Category Archives: Joe Hill songs

Joe hill still stirring up rebellion

A recent article in the Chicago Reader ends:

“The melodies in The Little Red Songbook continue to ring out in the streets. And Chicago’s ingrained activist streak creates new forms of resistance to old ills. No matter how much the world changes, some things—the power of music, the power of the people—never will.”

Despite its headline the article is more about the Little Red Songbook than about Joe Hill, but it gives many examples of labor and other movement songs continuing to inspire workers to this day.

We have secured several discounted copies of Franklin Rosemont’s magisterial volume on Joe Hill’s legacy, available while supplies last (along with Wm. Adler’s more biographical work). We also have the expanded edition of The Letters of Joe Hill, edited by Philip Foner and Alexis Buss, which was expanded to include the text of all Hill’s surviving songs, letters and articles.

Also available, while supplies last, is the 2019 Solidarity Forever Labor History Calendar. This year’s edition focuses on great strikes, from the 1919 general strikes in Buenos Aires, Seattle and Winnipeg to the strikes that brought down apartheid, demanded an end to discrimination in Iceland, and mobilized millions of workers against austerity.

Joe Hill’s legacy: a fighting labor movement, rebel culture

The Chicago Reader (a shadow of its former self) features an article on Joe Hill and his legacy, “The protest songs that drove the Wobblies a century ago are still lighting fires,” that’s worth a read despite getting the IWW’s name wrong on the second reference (oddly, it’s right at the beginning of the piece). It notes that Joe Hill’s songs continue to inspire workers around the world, and quotes Tom Morello:

These songs look an unjust world square in the eye, slice it apart with satire, dismantle it with rage, and then drop a mighty sing-along chorus fit to raise the roof of a union hall or a holding cell…

https://www.chicagoreader.com/chicago/little-red-songbook-iww-wobblies-joe-hill-may-day/Content?oid=46456670#.WuPo0RVsi3k.facebook

Two Joe Hill shows in Nashville, Tennessee

14788453_1475036769-0384_funddescriptionTuesday, Oct.  25, 2016. Musical History of Joe Hill & the Early Labor Movement Tour with the Shelby Bottom Duo (Michael August and Nell Levin) United Auto Workers Local 737, 6207 Centennial Blvd, Nashville TN, 2 pm.
Thursday, Nov. 17, 2016. SPECIAL ALBUM RELEASE SHOW! Musical History of Joe Hill and the Early Labor Movement Tour with Shelby Bottom Duo, Nashville Peace & Justice Center, Friends Meeting House, 530 26th Avenue N., Nashville, 7 pm.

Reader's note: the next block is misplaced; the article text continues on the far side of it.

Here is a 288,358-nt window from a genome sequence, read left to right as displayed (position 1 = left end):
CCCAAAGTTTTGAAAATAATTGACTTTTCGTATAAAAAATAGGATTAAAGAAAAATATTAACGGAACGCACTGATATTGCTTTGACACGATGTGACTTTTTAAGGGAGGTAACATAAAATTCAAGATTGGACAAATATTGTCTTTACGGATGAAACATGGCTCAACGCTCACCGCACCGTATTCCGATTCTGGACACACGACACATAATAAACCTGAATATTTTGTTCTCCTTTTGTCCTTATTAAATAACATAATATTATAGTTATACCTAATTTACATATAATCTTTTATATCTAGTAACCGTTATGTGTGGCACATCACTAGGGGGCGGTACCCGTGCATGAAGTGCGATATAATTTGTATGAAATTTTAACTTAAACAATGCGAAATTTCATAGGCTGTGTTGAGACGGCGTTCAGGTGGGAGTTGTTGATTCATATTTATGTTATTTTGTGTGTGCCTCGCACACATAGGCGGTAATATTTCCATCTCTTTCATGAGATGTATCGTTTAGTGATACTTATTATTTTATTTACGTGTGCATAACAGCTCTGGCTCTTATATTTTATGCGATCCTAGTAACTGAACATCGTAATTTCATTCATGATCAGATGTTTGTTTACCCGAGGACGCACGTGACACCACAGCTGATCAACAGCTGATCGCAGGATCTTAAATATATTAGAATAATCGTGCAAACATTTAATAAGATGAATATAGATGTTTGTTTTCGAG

Support Joe Hill CD/Tour

Nashville-based Shelby Bottom Duo (Michael August and Nell Levin)  have launched a fundraising campaign with a goal of raising $5,000 to fund their Musical History of Joe Hill and the Early Labor Movement Tour and a companion CD of Joe Hill songs.

The project includes live performances of Joe Hill songs recorded on the CD along with a talk about Hill’s life, early labor struggles and the influence of the IWW’s innovative organizing strategies on movements today. Their goal is to share this vital slice of labor history with a wide range people so that we can all better understand why the revolutionary creativity exemplified by Joe Hill and the Wobblies is still relevant.

To support the project, visit: https://www.gofundme.com/shelbybottomduo

Joe Hill Roadshow in Lansing, Michigan

The Joe Hill Roadshow makes a return appearance in Lansing Friday, Sept. 30, 2016, at 7:30 p.m. at the MSU Community Music School. Tickets are $18, $5 for students.  Performing are Magpie (Greg Artzner and Terry Leonino), Charlie King and George Mann.

If you haven’t heard these songs before, you’ll be surprised how funny and singable they are—and how much the lyrics ring true today.

“The IWW has always seemed to me to be remarkably free of ideological blinders,” King says. “They were clear-eyed about the owning class and the working class, and knew that at times of crisis your worst enemies may be found among the latter. They have been consistently pragmatic in their strategies—and their songs reflect that.”

“Joe Hill created a body of very practical, well-crafted songs that wear very well a century later,” says Charlie King. “The 1% are as tenacious as then, and the 99% need the demystifying reminders found in Wobbly songs. An injury to one is still an injury to all.”

 

Joe Hill in Detroit

Photo on 10-23-15 at 3.06 PMAt this moment, the North American Labor History Conference is hosting a roundtable on Joe Hill and his legacy.

Tonight, Friday Oct. 23, the Detroit Branch of the IWW, the Michigan Chapter of the National Lawyers Guild, and the Sugar Law Center for Economic & Social Justice host An evening of Rebel Music. Performing are Len Wallace, The Adrays, and The Slowdown.

Oct. 23, 8 pm, Cass Commons, 4605 Cass at Forest, Detroit. $10 donation. (Sorry for the late notice; we had heard rumors of this event but were unable to get the details…)

Joe Hill on Labor Day

This weekend is looking to be a busy one for Joe Hill centennial events.

We kick off with a commemoration in Salt Lake City, at the site of the execution:

9/5/2015 Concert: The Joe Hill Organizing Committee hosts a day-long celebration of Joe Hill’s life and work Saturday, Sept. 5, at Sugarhouse Park (which stands on the site of the prison where Joe Hill was held and executed) in Salt Lake City, Utah.  Noon to 8 p.m. Judy Collins, Mark Ross, Anne Feeney, David Rovics, Mischief Brew, Joe Jencks, and many more. Free.